A divorce, by its very nature, is the epitome of financial chaos. It involves high emotional conflict (provided by the spouses), an adversarial process (provided by the legal system), and a group of divorce lawyers who may or may not possess the financial skills to solve the whole thing. Consequently, trying to financially organize a divorce is exceptionally difficult. Without organization, though, the financial stability that (probably) existed during the marriage can evaporate and significant financial imbalances can occur. These imbalances often leave one or both parties without the ability to provide for themselves or their children. A budget (or budgets) can be the first step toward stability. Below is an example of how a budget can help the spouses accept the reality of their new post-divorce situation:
Mediator: I asked you to complete a budget to see how you are going to meet current expenses. How did you do?
Wife: Well, I did like you said and used the checkbook. I figure I can get along just fine if my husband pays me $3,000 per month.
Mediator: Seems like a lot. Let’s go through some of the expenses.
Wife: Okay. The first item is food, at $1,600 per month.
Mediator: What is included in there?
Wife: Groceries for everyone, liquor, entertaining (dinner parties and such), and meals out for my husband and me, and some other stuff.
Mediator: The only groceries you will be buying are for you and your two children. Isn’t that right?
Mediator: Then an adjustment to the grocery amount incurred historically would be appropriate. Since it is possible that your husband consumed at least 25% of the groceries, a reduction of that percentage might be fair.
Wife: Okay, what about the other items?
Mediator: You are going through a divorce. Are you sure you are going to be giving expensive dinner parties? In addition, you and husband are probably not going to be going out together to dinner, and liquor might be considered more of a luxury than a necessity at this time.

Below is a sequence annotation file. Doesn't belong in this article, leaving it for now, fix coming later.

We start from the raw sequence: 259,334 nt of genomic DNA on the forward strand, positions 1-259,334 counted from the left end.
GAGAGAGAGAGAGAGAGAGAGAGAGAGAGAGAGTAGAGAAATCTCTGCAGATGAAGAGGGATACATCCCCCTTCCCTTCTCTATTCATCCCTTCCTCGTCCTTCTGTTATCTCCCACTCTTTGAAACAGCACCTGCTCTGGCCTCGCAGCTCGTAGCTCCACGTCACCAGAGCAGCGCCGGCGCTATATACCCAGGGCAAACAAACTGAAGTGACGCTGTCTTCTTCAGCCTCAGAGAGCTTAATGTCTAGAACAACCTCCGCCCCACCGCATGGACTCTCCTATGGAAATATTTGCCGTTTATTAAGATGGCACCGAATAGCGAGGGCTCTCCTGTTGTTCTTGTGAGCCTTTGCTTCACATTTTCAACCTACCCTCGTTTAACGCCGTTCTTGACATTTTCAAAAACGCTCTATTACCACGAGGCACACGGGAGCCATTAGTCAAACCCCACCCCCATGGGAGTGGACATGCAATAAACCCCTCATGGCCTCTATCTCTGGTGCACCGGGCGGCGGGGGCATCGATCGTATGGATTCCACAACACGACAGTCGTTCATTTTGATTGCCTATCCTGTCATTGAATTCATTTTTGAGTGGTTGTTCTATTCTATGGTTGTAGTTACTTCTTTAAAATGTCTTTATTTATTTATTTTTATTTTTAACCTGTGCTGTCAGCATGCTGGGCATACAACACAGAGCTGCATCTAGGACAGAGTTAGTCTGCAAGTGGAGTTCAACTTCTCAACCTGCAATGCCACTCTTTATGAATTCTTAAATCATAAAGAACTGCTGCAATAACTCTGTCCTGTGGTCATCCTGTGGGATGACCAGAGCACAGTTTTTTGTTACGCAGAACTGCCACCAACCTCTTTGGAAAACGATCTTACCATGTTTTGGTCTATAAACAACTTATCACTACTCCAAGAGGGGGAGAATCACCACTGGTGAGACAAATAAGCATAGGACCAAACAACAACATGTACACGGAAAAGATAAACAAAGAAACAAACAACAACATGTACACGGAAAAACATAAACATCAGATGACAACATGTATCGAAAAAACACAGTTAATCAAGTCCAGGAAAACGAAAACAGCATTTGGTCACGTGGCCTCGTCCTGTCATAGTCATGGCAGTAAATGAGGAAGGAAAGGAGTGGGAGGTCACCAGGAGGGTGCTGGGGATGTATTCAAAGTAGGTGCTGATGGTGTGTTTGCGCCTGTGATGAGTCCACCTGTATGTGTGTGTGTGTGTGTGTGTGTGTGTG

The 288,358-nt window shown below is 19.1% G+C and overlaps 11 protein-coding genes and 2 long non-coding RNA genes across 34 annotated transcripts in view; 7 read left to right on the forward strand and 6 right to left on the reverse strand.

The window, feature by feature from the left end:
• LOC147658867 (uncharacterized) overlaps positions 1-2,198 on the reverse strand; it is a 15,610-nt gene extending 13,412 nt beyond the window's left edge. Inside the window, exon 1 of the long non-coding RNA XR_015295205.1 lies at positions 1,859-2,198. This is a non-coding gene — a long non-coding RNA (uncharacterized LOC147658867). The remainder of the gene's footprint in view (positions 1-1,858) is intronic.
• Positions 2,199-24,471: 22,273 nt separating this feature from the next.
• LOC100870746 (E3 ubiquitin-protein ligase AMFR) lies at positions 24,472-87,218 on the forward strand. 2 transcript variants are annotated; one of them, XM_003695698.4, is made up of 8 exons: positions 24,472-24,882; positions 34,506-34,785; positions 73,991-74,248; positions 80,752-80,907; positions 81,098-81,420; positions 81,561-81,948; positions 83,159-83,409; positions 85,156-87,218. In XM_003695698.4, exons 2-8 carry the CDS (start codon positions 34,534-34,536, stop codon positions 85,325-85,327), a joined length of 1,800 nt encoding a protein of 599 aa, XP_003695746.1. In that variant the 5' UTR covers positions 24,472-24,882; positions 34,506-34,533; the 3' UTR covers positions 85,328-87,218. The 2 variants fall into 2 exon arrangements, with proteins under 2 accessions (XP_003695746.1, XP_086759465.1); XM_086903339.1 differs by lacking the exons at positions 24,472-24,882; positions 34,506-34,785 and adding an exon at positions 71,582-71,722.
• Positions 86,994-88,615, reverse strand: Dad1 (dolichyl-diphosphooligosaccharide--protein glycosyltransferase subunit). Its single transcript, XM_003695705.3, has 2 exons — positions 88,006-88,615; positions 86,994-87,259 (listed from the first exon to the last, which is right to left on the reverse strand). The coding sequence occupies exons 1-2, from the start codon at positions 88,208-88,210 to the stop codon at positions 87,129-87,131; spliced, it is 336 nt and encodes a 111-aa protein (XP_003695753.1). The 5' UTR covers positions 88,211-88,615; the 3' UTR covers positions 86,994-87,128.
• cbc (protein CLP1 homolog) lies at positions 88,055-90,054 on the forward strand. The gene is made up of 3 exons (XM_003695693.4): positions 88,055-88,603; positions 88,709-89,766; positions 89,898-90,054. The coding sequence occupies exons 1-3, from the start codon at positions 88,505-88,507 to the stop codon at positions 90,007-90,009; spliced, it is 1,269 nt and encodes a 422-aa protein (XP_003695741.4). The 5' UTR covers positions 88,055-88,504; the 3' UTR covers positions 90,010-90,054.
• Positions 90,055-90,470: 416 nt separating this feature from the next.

Wife: Well, I only drink wine occasionally. He drinks like a fish. So I should eliminate the dinners out, the entertaining, and the liquor from the averages?
Mediator: Yes, and a reduction of the total grocery cost by around 25% might be considered reasonable. What else have you got in the budget?
Wife: Over the last three years, we spent an average of $4,000 for vacations each year. So I put in $3,000 for a vacation for the kids and me.
Mediator: Well, a vacation is considered more of a luxury than a necessity at this point. Your husband, and the court if we cannot work out a settlement, might not consider this reasonable, especially if funds are tight.
Wife: Look, just because that clown wants a divorce, doesn’t mean that I have to suffer. He can do whatever he likes as long as my standard of living doesn’t go down.
Mediator: You and your husband were living in a relationship with two incomes and one residence. Those two incomes will now be supporting two residences. In addition, you and your husband lost economies of scale when you separated. There is some truth to the saying that, “Two can live as cheaply as one.” In the huge majority of divorces, the standard of living of the parties goes down.
Wife: This isn’t fair. I did not want the divorce.
Mediator: I understand. However, the realities of the situation have to be faced. There is a limited amount of resources. Adaptations have to be made to match costs to those resources. Your standard of living has to adjust to resources.
Wife: No vacation in the budget?
Mediator: Not right now. Right now we focus on what you need to get through the divorce. When you work on your future budget, you can consider what type of vacation you will be able to afford.